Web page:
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December 14, 2023
US begins review that could eventually lead to PVC ban
The US EPA has started a review that could eventually ban PVC production, impacting rubber ducks, like these that float down the Chicago River in an annual fundraiser.
The US Environmental Protection Agency (EPA) on Thursday announced a review that could eventually lead to the end of PVC plastic production—impacting everything from records to rubber ducks.
Vinyl chloride, which is used in the manufacturing and processing of polyvinyl chloride (PVC), was officially classified as a human carcinogen in 1974 and banned in hair sprays, refrigerants, cosmetics and drugs.
It is the same chemical that burned in a tower of black smoke over an Ohio town where a train derailed earlier this year.
But it continues to be widely used to make PVC water lines, siding panels for houses, and product packaging—as well as vinyl records and bathtub toys.
An EPA statement on the review, which includes four other chemicals, said the step was "consistent with a commitment from the Biden-Harris Administration to understand and address environmental and toxic exposures" as part of President Joe Biden's "Cancer Moonshot" initiative.
Reacting to the news, Judith Enck, president of the nonprofit Beyond Plastics and a former EPA regional administrator told AFP: "Today is step one, and we've been waiting for step one for decades."
National, state and city governments across the world have been steadily tightening restrictions on PVC usage and disposal.
PVC is commonly used in water lines.
"Vinyl chloride threatens our health and contaminates the environment from manufacture through disposal, with workers and people who live near chemical facilities and along vinyl chloride distribution routes experiencing the greatest exposures and danger," added Liz Hitchcock of Toxic-Free Future.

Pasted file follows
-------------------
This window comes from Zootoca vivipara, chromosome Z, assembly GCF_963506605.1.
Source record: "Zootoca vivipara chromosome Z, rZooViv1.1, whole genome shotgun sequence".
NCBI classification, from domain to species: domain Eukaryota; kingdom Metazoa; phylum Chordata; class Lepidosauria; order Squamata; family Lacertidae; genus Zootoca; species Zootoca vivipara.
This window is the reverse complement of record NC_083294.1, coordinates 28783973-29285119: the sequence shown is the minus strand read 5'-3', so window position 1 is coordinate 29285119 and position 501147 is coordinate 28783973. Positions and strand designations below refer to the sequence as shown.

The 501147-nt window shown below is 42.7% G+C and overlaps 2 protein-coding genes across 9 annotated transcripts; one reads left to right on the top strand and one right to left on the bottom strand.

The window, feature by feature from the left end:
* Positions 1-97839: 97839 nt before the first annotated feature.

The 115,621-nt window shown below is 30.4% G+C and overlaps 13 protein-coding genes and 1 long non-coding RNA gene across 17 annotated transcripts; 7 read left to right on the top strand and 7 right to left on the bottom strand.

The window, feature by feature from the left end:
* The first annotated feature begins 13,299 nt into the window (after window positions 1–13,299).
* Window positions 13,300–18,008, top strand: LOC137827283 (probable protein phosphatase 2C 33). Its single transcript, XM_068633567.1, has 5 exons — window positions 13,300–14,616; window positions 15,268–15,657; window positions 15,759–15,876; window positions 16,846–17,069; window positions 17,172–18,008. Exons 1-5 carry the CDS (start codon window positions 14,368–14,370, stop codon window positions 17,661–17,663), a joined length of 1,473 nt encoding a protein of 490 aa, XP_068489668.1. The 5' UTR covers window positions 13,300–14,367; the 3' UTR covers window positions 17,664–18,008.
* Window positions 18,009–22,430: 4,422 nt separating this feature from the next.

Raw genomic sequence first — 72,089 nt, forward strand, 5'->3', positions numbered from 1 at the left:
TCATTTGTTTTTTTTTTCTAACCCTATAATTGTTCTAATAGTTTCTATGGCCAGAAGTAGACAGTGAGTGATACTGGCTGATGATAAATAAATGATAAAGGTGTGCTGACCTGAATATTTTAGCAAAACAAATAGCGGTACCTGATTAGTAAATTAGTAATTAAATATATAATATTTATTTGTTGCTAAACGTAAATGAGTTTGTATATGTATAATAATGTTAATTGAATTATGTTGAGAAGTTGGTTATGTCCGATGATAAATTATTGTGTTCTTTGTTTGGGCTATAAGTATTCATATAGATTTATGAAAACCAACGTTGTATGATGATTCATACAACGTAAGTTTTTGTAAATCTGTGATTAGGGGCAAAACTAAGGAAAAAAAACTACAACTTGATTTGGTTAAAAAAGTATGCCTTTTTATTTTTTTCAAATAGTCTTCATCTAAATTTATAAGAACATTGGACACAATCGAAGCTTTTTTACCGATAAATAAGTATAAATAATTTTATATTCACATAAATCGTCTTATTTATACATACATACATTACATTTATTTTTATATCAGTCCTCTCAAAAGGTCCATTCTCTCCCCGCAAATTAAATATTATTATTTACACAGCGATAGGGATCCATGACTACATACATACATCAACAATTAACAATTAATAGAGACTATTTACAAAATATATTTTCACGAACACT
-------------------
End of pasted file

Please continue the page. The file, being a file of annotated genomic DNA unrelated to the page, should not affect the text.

But the Vinyl Institute, a trade group, said in an October statement that anticipated the review: "We welcome EPA's review, which will further assure that production of vinyl chloride and PVC products are safe.
"Manufacturers of vinyl chloride adhere to some of the most stringent safety and environmental regulations in the chemical industry."
Tuesday's action begins a year-long process that includes a public comment period. By around December 2024, EPA will announce what steps it intends to take—from doing nothing, to placing additional restrictions on PVC, to banning it altogether in the United States, said Enck.
i read a similar article.
Greenpeace twenty years ago stated the following (I have no idea if what they said is true):
"PVC is the most environmentally damaging plastic. The PVC lifecycle -- its production, use, and disposal -- results in the release of toxic, chlorine-based chemicals. These toxins are building up in the water, air and food chain.
"The result: severe health problems, including cancer, immune system damage, and hormone disruption. No one can escape contamination: Everyone, everywhere has measurable levels of chlorinated toxins in their bodies."
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